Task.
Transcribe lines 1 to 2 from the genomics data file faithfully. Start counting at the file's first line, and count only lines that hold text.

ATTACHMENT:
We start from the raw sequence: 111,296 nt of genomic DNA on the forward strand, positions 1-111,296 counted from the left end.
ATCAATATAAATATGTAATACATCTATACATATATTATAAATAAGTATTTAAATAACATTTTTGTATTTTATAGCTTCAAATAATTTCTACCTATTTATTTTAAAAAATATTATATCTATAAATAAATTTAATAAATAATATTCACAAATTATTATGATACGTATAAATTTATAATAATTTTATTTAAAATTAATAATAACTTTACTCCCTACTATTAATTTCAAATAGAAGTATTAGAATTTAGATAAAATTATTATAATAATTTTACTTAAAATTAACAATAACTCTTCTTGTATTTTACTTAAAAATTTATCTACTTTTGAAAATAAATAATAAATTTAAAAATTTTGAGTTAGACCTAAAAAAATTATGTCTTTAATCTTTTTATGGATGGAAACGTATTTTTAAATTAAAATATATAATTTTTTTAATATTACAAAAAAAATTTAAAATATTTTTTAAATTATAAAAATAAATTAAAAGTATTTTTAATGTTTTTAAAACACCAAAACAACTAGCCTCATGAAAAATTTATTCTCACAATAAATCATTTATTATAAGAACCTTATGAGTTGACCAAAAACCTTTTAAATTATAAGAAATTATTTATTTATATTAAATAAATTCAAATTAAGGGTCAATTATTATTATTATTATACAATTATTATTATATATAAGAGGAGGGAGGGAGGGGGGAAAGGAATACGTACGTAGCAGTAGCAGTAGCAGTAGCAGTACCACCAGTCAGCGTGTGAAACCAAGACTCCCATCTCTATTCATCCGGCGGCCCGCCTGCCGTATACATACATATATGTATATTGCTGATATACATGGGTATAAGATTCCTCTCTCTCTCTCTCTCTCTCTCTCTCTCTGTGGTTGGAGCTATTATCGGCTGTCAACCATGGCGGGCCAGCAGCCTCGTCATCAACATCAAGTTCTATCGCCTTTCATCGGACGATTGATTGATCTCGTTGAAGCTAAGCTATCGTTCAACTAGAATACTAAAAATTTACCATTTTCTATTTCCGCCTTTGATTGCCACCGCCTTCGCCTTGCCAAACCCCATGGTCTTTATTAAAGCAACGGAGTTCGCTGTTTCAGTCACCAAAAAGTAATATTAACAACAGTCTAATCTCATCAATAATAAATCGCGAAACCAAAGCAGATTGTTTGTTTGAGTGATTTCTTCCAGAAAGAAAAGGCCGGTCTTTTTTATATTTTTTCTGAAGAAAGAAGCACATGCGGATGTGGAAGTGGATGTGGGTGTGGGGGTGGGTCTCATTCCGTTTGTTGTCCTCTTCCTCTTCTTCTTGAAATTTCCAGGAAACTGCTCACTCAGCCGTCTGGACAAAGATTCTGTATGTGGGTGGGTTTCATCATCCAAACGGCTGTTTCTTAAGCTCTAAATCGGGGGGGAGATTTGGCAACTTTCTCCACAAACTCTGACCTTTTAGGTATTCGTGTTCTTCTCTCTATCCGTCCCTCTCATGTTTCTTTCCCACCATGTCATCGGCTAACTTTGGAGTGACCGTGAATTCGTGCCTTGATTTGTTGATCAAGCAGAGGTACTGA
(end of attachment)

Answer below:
We start from the raw sequence: 111,296 nt of genomic DNA on the forward strand, positions 1-111,296 counted from the left end.
ATCAATATAAATATGTAATACATCTATACATATATTATAAATAAGTATTTAAATAACATTTTTGTATTTTATAGCTTCAAATAATTTCTACCTATTTATTTTAAAAAATATTATATCTATAAATAAATTTAATAAATAATATTCACAAATTATTATGATACGTATAAATTTATAATAATTTTATTTAAAATTAATAATAACTTTACTCCCTACTATTAATTTCAAATAGAAGTATTAGAATTTAGATAAAATTATTATAATAATTTTACTTAAAATTAACAATAACTCTTCTTGTATTTTACTTAAAAATTTATCTACTTTTGAAAATAAATAATAAATTTAAAAATTTTGAGTTAGACCTAAAAAAATTATGTCTTTAATCTTTTTATGGATGGAAACGTATTTTTAAATTAAAATATATAATTTTTTTAATATTACAAAAAAAATTTAAAATATTTTTTAAATTATAAAAATAAATTAAAAGTATTTTTAATGTTTTTAAAACACCAAAACAACTAGCCTCATGAAAAATTTATTCTCACAATAAATCATTTATTATAAGAACCTTATGAGTTGACCAAAAACCTTTTAAATTATAAGAAATTATTTATTTATATTAAATAAATTCAAATTAAGGGTCAATTATTATTATTATTATACAATTATTATTATATATAAGAGGAGGGAGGGAGGGGGGAAAGGAATACGTACGTAGCAGTAGCAGTAGCAGTAGCAGTACCACCAGTCAGCGTGTGAAACCAAGACTCCCATCTCTATTCATCCGGCGGCCCGCCTGCCGTATACATACATATATGTATATTGCTGATATACATGGGTATAAGATTCCTCTCTCTCTCTCTCTCTCTCTCTCTCTCTGTGGTTGGAGCTATTATCGGCTGTCAACCATGGCGGGCCAGCAGCCTCGTCATCAACATCAAGTTCTATCGCCTTTCATCGGACGATTGATTGATCTCGTTGAAGCTAAGCTATCGTTCAACTAGAATACTAAAAATTTACCATTTTCTATTTCCGCCTTTGATTGCCACCGCCTTCGCCTTGCCAAACCCCATGGTCTTTATTAAAGCAACGGAGTTCGCTGTTTCAGTCACCAAAAAGTAATATTAACAACAGTCTAATCTCATCAATAATAAATCGCGAAACCAAAGCAGATTGTTTGTTTGAGTGATTTCTTCCAGAAAGAAAAGGCCGGTCTTTTTTATATTTTTTCTGAAGAAAGAAGCACATGCGGATGTGGAAGTGGATGTGGGTGTGGGGGTGGGTCTCATTCCGTTTGTTGTCCTCTTCCTCTTCTTCTTGAAATTTCCAGGAAACTGCTCACTCAGCCGTCTGGACAAAGATTCTGTATGTGGGTGGGTTTCATCATCCAAACGGCTGTTTCTTAAGCTCTAAATCGGGGGGGAGATTTGGCAACTTTCTCCACAAACTCTGACCTTTTAGGTATTCGTGTTCTTCTCTCTATCCGTCCCTCTCATGTTTCTTTCCCACCATGTCATCGGCTAACTTTGGAGTGACCGTGAATTCGTGCCTTGATTTGTTGATCAAGCAGAGGTACTGA